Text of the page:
Could it be? Are we soon to be energy independent and released from the grasping greed of the oil sheikhs of OPEC?
As energy technology improves and the development of US oil and natural gas resources continues to expand, we might soon see the day when we eliminate our reliance on foreign oil and become a net exporter.
Now wouldn’t that be just dandy.
More winning: U.S. exports of gas and diesel are on the rise
FROM HOT AIR: FEBRUARY 21, 2017, BY JAZZ SHAW
Here’s some good news that you probably won’t see featured on CNN or the front page of the Washington Post. At least for the folks in the Northeast, you’re probably going to be seeing another dip in gas prices at the pump fairly soon. At the same time, producers are pushing increased levels of exports of both gasoline and diesel to Europe and beyond. (Bloomberg)
- The biggest gasoline market in the U.S. is bursting at the seams.
Traders are lining up to export gasoline and diesel from New York Harbor, an area that normally relies on fuel imports from Europe and eastern Canada, shipping data compiled by Bloomberg show.
While at least 6 cargoes that were headed to New York from Europe in January and early February were diverted to the Caribbean or the U.S. Gulf Coast, that wasn’t enough to stem the oversupply building up in terminals along the Eastern Seaboard. Record-high inventories in the region are now pushing prices low enough to turn the typical trade flow on its head.
The free market is a wonderful thing and in the oil and gas industry it’s one of those few places where the normal rules of cause-and-effect still work fairly well without too heavy of a thumb on the scale from Uncle Sam. The refineries have been working at near capacity levels and we actually have a glut of these products backing up in New York, one of the nations chief export locations. Why is this good news? There are a couple reasons.
First of all, the aforementioned supply and demand laws mean that there is downward pressure on the price of gasoline so you may be experiencing a bit of additional benefit when you go to fill up the tank. That applies to commercial operations as well, so when their transportation costs go down, their overhead is decreased and prices for other goods and services may similarly decrease. But at the same time we are forcing more product overseas and strengthening our position as we compete with other exporters in Russia and the Middle East.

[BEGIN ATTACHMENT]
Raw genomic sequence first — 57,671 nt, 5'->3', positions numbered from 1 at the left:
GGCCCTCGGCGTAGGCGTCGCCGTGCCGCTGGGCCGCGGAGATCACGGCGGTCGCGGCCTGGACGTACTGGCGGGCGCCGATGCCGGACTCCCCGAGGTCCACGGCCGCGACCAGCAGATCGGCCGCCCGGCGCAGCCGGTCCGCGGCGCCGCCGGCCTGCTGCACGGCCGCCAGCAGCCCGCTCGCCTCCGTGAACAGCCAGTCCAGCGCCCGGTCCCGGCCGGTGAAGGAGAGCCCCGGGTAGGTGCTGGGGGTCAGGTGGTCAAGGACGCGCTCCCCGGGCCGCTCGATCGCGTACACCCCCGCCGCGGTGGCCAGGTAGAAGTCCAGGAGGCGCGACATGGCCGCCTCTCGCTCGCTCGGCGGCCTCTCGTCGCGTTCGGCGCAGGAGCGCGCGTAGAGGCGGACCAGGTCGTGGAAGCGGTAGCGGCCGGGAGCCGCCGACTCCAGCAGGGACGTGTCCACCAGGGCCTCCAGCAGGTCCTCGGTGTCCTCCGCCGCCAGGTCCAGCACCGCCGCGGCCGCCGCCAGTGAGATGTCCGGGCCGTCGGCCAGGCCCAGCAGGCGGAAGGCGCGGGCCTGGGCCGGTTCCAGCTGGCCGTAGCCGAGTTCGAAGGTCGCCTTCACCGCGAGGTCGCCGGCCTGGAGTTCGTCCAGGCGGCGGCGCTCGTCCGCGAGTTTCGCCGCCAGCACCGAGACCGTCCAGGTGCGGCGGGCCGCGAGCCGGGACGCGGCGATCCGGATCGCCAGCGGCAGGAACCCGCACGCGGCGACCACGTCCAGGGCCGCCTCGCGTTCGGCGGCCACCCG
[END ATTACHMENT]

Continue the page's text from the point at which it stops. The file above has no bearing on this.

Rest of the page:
Don’t expect it to last for too long however. That Bloomberg headline stands in sharp contrast to this story from MarketWatch which predicts that the next leg in the oil bull market is just around the corner.
- Oil prices may soon head upward, breaking out of the tight range in which they’ve traded lately, a top energy analyst said Monday.
Speaking at the S&P Platts London Oil & Energy Forum on Monday, PIRA Energy’s Gary Ross said the bull market for oil is about to return, potentially sending prices as high as $60 a barrel in the coming weeks.
“We think the markets have consolidated enough and that the next, smaller leg in the bull market is about to occur,” said Ross. “We are actually quite [upbeat] on prices, particularly when the April contract becomes the front-runner later this week.”
There may seem like something of a disconnect between these two stories but it’s actually just capitalism in action. We saw that in 2015 and 2016 when American production rose to the point where prices were driven down to a level where oil production was no longer profitable. The rig count went down and there was a definite lull in American production. The market just had to wait it out for a while until supplies stabilized, bringing us to the levels we’ve seen over the past quarter. But as the high levels of production continue that same effect may come around again.
None of this is bad news for consumers or for the American government. If you’re going to have a problem, too much production capacity is the problem you want to have. True, it can result in some sporadic dips in employment but they tend to be short-term and as long as we remain a dominant factor in the global oil and gas industry, things are on an upward trend.